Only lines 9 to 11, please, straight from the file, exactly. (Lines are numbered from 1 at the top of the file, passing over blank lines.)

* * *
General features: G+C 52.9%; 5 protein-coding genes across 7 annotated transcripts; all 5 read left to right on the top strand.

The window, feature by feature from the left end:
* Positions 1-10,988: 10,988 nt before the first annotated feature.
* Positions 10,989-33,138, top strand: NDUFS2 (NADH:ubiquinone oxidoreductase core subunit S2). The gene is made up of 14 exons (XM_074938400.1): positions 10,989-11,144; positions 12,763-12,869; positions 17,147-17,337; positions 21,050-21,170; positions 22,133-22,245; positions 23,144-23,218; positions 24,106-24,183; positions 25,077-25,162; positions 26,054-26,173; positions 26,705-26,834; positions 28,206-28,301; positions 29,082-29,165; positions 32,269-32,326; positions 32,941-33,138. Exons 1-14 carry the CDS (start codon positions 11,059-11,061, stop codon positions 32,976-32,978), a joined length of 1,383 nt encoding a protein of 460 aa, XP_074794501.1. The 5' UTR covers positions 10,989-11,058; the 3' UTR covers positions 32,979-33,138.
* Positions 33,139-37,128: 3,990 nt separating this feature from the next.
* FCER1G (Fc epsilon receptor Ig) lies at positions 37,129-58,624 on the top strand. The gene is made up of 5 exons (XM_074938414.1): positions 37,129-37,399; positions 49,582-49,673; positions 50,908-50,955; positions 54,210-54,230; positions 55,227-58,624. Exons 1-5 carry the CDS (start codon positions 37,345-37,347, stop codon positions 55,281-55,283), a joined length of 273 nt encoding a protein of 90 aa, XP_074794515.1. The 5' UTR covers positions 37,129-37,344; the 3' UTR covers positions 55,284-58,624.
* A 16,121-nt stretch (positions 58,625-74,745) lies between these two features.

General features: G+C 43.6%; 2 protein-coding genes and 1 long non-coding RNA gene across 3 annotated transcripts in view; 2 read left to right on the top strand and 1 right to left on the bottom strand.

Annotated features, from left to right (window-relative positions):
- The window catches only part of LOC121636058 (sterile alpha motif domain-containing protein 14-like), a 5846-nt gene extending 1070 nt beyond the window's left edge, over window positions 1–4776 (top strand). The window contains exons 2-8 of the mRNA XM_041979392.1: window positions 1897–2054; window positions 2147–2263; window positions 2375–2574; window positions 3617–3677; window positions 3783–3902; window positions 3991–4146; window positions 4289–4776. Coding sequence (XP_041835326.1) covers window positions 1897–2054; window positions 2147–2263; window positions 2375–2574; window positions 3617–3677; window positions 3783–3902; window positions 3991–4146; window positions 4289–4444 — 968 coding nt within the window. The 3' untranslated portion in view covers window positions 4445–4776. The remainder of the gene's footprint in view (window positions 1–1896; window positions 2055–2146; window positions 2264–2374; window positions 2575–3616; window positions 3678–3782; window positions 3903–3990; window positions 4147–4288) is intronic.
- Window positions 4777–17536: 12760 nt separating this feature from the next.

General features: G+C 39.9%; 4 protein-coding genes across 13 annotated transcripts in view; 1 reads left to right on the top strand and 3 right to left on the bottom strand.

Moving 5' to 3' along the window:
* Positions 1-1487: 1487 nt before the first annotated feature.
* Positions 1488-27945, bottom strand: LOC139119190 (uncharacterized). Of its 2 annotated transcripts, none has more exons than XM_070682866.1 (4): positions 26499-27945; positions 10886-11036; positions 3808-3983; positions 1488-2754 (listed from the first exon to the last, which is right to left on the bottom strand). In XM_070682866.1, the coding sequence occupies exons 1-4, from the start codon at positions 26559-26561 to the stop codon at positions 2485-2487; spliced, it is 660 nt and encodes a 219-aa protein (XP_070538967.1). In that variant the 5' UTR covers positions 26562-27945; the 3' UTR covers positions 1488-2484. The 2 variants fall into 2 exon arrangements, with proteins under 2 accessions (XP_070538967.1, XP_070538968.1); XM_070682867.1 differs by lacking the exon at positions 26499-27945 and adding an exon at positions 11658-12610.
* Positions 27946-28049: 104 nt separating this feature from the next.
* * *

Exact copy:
Annotated features, from left to right (window-relative positions):
- The window catches only part of LOC121636058 (sterile alpha motif domain-containing protein 14-like), a 5846-nt gene extending 1070 nt beyond the window's left edge, over window positions 1–4776 (top strand). The window contains exons 2-8 of the mRNA XM_041979392.1: window positions 1897–2054; window positions 2147–2263; window positions 2375–2574; window positions 3617–3677; window positions 3783–3902; window positions 3991–4146; window positions 4289–4776. Coding sequence (XP_041835326.1) covers window positions 1897–2054; window positions 2147–2263; window positions 2375–2574; window positions 3617–3677; window positions 3783–3902; window positions 3991–4146; window positions 4289–4444 — 968 coding nt within the window. The 3' untranslated portion in view covers window positions 4445–4776. The remainder of the gene's footprint in view (window positions 1–1896; window positions 2055–2146; window positions 2264–2374; window positions 2575–3616; window positions 3678–3782; window positions 3903–3990; window positions 4147–4288) is intronic.
- Window positions 4777–17536: 12760 nt separating this feature from the next.